Umlaut Webinar Recording Now Available


In this webinar, Jonathan Rochkind, Senior Programmer/Analyst at the Sheridan Libraries at Johns Hopkins University, demonstrated how Umlaut allows you to de-couple your "link resolver" (or "known item service") user-facing UI from your underlying knowledge base products—theoretically making it possible to switch out one vendor's knowledge base product for another with no interruption to your users (or to your local applications using Umlaut's API rather than a specific vendor's proprietary API).

Umlaut is open source software that  acts as a buffer between your knowledge base product(s) and the world. It deals with specific known citations and full text from multiple data stores (link resolver, catalog, etc.), Amazon and Google links, "cited by" links from licensed vendors, "search inside" links to Amazon, Google, HathiTrust, or anything else you want to write a plugin for. It gives you the ability to switch out the underlying knowledge base products with no interruption to your users. It runs as Ruby on Rails application via an engine gem. Umlaut is also a "link resolver front-end" for an existing knowledge base because it accepts requests in OpenURL format but has no knowledge base of its own.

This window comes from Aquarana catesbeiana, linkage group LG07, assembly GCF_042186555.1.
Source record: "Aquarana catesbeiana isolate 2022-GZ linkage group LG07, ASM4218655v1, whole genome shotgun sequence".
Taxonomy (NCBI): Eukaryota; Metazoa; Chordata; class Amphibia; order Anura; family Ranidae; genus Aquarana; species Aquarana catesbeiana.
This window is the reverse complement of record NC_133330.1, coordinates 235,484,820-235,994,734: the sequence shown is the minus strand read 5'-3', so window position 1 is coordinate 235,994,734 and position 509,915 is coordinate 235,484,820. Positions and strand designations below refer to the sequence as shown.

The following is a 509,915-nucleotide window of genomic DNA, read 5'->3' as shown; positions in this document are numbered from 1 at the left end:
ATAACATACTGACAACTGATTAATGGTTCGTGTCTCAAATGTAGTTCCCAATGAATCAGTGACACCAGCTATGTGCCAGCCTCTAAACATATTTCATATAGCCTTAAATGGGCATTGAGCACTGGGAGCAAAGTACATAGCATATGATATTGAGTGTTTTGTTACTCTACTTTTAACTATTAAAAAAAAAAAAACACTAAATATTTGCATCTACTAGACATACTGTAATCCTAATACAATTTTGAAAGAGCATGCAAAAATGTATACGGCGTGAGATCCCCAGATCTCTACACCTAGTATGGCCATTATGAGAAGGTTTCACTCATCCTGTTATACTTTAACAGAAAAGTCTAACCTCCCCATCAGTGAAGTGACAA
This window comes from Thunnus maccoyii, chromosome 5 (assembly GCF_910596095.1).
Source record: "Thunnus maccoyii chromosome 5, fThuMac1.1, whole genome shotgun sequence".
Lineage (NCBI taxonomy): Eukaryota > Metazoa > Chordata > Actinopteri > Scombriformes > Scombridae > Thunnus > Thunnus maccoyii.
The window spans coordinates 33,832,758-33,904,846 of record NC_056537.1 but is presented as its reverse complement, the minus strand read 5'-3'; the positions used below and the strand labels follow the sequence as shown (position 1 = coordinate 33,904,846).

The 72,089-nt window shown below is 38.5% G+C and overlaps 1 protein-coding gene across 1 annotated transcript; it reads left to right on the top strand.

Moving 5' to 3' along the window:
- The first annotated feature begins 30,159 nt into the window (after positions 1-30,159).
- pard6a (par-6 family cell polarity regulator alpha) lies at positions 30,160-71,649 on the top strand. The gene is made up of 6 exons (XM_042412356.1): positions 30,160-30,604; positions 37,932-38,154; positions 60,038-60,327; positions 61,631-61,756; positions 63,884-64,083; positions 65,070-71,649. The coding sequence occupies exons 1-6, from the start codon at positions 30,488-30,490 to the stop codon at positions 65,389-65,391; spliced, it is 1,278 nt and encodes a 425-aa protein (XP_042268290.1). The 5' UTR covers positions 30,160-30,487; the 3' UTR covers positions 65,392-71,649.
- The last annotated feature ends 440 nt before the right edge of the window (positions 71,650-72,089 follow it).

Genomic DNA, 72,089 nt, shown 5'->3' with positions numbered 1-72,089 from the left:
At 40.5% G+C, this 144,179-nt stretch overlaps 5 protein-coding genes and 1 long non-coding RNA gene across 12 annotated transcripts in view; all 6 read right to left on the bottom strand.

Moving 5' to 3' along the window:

This was the thirteenth webinar in the OCLC Research Technical Advances for Innovation in Cultural Heritage Institutions (TAI CHI) Webinar Series developed to highlight specific innovative applications, often locally developed, that libraries, museums and archives may find effective in their own environments, as well as to teach technical staff new technologies and skills.

More Information

OCLC Research TAI CHI Webinar Series Umlaut Webinar Page

Webinar Recording (36:34):

Webinar Slides (Google Docs: 23 slides)

Webinar Chat Transcript (.pdf: 16 KB/1 pp.)

OCLC Research Technical Advances for Innovation in Cultural Heritage Institutions
(TAI CHI) Webinar Series

For more information:

Roy Tennant
Senior Program Officer
OCLC Research

Jonathan Rochkind
Senior Programmer/Analyst at the Sheridan Libraries, Johns Hopkins University

Melissa Renspie
Senior Communications Officer
OCLC Research

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